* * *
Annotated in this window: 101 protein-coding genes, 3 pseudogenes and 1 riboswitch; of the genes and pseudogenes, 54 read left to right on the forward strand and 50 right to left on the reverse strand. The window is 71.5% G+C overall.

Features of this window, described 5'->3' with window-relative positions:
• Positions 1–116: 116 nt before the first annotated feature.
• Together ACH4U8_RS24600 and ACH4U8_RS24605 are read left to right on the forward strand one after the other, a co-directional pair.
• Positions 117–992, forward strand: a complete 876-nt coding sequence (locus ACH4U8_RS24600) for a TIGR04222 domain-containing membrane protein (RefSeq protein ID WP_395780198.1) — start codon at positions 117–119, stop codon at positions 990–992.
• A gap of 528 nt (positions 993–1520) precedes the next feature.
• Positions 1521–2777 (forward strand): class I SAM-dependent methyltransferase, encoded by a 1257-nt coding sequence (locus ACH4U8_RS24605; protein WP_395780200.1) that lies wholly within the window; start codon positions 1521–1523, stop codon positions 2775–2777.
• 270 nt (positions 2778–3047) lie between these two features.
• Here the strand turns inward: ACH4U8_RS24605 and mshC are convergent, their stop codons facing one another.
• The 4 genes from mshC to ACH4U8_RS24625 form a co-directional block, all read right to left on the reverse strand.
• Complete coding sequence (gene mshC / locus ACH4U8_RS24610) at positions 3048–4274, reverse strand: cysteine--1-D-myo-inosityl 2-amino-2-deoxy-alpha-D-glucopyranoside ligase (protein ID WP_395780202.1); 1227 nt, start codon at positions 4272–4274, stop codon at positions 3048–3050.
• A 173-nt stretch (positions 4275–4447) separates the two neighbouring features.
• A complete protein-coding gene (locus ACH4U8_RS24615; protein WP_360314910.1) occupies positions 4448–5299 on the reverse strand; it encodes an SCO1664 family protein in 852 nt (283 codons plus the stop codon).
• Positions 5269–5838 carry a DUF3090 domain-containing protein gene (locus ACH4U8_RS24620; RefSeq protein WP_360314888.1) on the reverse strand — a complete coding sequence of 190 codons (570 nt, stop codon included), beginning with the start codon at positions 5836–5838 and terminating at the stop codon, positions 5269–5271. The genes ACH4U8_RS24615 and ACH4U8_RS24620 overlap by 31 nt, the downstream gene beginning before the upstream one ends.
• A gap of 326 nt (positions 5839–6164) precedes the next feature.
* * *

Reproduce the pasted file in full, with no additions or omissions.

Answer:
Annotated in this window: 101 protein-coding genes, 3 pseudogenes and 1 riboswitch; of the genes and pseudogenes, 54 read left to right on the forward strand and 50 right to left on the reverse strand. The window is 71.5% G+C overall.

Features of this window, described 5'->3' with window-relative positions:
• Positions 1–116: 116 nt before the first annotated feature.
• Together ACH4U8_RS24600 and ACH4U8_RS24605 are read left to right on the forward strand one after the other, a co-directional pair.
• Positions 117–992, forward strand: a complete 876-nt coding sequence (locus ACH4U8_RS24600) for a TIGR04222 domain-containing membrane protein (RefSeq protein ID WP_395780198.1) — start codon at positions 117–119, stop codon at positions 990–992.
• A gap of 528 nt (positions 993–1520) precedes the next feature.
• Positions 1521–2777 (forward strand): class I SAM-dependent methyltransferase, encoded by a 1257-nt coding sequence (locus ACH4U8_RS24605; protein WP_395780200.1) that lies wholly within the window; start codon positions 1521–1523, stop codon positions 2775–2777.
• 270 nt (positions 2778–3047) lie between these two features.
• Here the strand turns inward: ACH4U8_RS24605 and mshC are convergent, their stop codons facing one another.
• The 4 genes from mshC to ACH4U8_RS24625 form a co-directional block, all read right to left on the reverse strand.
• Complete coding sequence (gene mshC / locus ACH4U8_RS24610) at positions 3048–4274, reverse strand: cysteine--1-D-myo-inosityl 2-amino-2-deoxy-alpha-D-glucopyranoside ligase (protein ID WP_395780202.1); 1227 nt, start codon at positions 4272–4274, stop codon at positions 3048–3050.
• A 173-nt stretch (positions 4275–4447) separates the two neighbouring features.
• A complete protein-coding gene (locus ACH4U8_RS24615; protein WP_360314910.1) occupies positions 4448–5299 on the reverse strand; it encodes an SCO1664 family protein in 852 nt (283 codons plus the stop codon).
• Positions 5269–5838 carry a DUF3090 domain-containing protein gene (locus ACH4U8_RS24620; RefSeq protein WP_360314888.1) on the reverse strand — a complete coding sequence of 190 codons (570 nt, stop codon included), beginning with the start codon at positions 5836–5838 and terminating at the stop codon, positions 5269–5271. The genes ACH4U8_RS24615 and ACH4U8_RS24620 overlap by 31 nt, the downstream gene beginning before the upstream one ends.
• A gap of 326 nt (positions 5839–6164) precedes the next feature.